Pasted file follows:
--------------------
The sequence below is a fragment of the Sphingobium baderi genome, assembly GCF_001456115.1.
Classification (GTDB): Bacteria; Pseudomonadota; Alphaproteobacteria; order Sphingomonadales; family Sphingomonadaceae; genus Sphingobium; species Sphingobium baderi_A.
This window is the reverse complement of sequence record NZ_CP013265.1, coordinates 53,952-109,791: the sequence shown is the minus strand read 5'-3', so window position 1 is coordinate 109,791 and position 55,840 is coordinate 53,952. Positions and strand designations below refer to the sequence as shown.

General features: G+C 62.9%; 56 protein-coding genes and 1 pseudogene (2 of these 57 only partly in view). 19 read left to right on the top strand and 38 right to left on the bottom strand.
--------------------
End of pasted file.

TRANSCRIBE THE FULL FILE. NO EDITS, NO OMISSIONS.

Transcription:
The sequence below is a fragment of the Sphingobium baderi genome, assembly GCF_001456115.1.
Classification (GTDB): Bacteria; Pseudomonadota; Alphaproteobacteria; order Sphingomonadales; family Sphingomonadaceae; genus Sphingobium; species Sphingobium baderi_A.
This window is the reverse complement of sequence record NZ_CP013265.1, coordinates 53,952-109,791: the sequence shown is the minus strand read 5'-3', so window position 1 is coordinate 109,791 and position 55,840 is coordinate 53,952. Positions and strand designations below refer to the sequence as shown.

General features: G+C 62.9%; 56 protein-coding genes and 1 pseudogene (2 of these 57 only partly in view). 19 read left to right on the top strand and 38 right to left on the bottom strand.